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Nearly a quarter of Missouri students are chronically absent as school attendance rates drop

Students inside an elementary school classroom sit with their back to the camera. A teacher sits at the head of the class talking to them.
Carlos Moreno
KCUR 89.3
Missouri's department of education found statewide attendance rates have declined by 10% since 2019, creating learning gaps for individual students and entire classes.

Missouri's education department has released new performance data finding chronic absenteeism remains a problem for many schools. Attendance rates have dropped in Missouri by 10% since 2019, and they're especially low for Black students.

Almost one-fourth of Missouri students are considered chronically absentee — more evidence that schools are struggling to raise attendance rates and student performance to where they were before the COVID pandemic.

Attendance is one of the biggest areas for concern identified in scores released Monday by Missouri’s Department of Elementary and Secondary Education. It’s the second report generated under a new system that’s used to review and accredit school districts.

In the 2022-2023 school year, 76.6% of Missouri students attended class at least 90% of the time. Missing more than 10% of school days is the benchmark for chronic absenteeism.

The latest performance data can only be compared to the previous year’s scores, and won’t be used to change a district’s accreditation status until after the 2023-2024 school year is completed. That’s when three full years of data will be available.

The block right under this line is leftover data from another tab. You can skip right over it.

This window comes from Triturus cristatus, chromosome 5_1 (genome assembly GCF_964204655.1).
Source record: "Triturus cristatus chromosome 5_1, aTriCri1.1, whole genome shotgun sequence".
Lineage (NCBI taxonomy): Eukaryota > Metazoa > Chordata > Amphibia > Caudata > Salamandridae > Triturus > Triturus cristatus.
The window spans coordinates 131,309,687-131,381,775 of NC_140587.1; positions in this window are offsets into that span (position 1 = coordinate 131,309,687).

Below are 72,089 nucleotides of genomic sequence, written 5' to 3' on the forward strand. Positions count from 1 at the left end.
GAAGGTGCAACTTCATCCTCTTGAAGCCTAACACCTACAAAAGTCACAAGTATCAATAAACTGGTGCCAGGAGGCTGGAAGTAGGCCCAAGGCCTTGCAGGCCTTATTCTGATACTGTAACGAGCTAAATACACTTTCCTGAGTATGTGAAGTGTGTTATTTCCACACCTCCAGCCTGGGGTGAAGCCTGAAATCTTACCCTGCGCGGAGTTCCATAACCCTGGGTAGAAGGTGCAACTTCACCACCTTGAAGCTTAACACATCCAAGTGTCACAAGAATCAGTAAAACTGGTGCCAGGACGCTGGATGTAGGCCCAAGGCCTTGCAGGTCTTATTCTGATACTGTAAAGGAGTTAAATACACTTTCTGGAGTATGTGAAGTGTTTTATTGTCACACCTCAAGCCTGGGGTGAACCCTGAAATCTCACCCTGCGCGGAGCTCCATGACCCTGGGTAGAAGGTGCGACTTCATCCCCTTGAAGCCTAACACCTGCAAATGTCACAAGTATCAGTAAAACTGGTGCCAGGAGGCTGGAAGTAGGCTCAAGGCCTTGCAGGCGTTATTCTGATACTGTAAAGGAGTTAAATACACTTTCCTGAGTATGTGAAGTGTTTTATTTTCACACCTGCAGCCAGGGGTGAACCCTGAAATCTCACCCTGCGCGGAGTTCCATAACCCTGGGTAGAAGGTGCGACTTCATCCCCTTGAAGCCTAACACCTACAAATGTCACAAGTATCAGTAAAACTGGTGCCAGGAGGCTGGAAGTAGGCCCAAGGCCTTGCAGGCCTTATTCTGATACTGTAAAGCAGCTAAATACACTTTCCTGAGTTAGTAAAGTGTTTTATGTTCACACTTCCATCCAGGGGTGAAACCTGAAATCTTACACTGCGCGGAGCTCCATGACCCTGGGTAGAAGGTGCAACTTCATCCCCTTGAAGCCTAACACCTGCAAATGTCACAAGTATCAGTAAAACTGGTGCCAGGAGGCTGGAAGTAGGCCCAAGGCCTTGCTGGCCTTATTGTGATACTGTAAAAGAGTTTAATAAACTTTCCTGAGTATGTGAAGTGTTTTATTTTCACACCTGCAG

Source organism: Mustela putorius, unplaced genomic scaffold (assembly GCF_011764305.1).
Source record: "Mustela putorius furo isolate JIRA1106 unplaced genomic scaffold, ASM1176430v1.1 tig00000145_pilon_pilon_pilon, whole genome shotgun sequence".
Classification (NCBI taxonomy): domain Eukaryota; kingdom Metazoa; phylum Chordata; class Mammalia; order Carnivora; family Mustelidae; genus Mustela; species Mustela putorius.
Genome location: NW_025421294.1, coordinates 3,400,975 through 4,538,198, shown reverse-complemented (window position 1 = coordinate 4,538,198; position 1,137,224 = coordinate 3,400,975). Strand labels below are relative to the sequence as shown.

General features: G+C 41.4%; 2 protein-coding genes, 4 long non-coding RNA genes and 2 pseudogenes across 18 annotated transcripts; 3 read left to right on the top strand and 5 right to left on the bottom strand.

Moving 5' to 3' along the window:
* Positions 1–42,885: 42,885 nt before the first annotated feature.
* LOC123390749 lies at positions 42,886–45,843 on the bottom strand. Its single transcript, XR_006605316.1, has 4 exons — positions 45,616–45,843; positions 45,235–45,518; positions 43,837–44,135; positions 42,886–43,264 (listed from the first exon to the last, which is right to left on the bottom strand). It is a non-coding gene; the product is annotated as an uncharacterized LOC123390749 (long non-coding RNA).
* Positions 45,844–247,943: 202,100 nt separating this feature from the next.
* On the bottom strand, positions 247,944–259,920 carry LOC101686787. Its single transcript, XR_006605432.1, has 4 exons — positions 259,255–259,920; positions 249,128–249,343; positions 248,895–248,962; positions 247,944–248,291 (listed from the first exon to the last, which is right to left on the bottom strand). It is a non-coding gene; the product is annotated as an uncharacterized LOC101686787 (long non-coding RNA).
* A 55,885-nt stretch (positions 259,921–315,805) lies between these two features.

Student performance makes up the majority of a school district’s overall score. However, Missouri Education Commissioner Margie Vandeven said in a press conference that it’s challenging to improve academics when absenteeism is still an issue.

“Students must be present to learn,” Vandeven said. “Regular attendance is sometimes out of the student's own control, but is a student's success factor and a workforce readiness expectation.”

Vandeven said attendance rates have declined for Missouri schools by 10% since 2019. She said the state’s Black students saw the most significant drop — 40% were reported as chronically absent.

“Some of these attendance issues could be related to the health and well being of our students,” Vandeven said. “Teachers and students alike report experiencing a paralleled stress, fatigue and mental health issues, and it's clear that a number of factors contribute.”

School districts can earn up to four points for attendance on the performance report. To earn the full four points, a school needs at least 90% attendance; below 79.9% attendance will earn a school zero points.

Nearly 17% of Missouri districts received that lowest ranking on their scorecard. One of those was Fort Osage School District in Jackson County, where about 31% of students are chronically absentee.

Emily Cross, Fort Osage’s assistant superintendent for education services, said they’re trying to figure out what they can do to ensure students surpass the 90% attendance mark.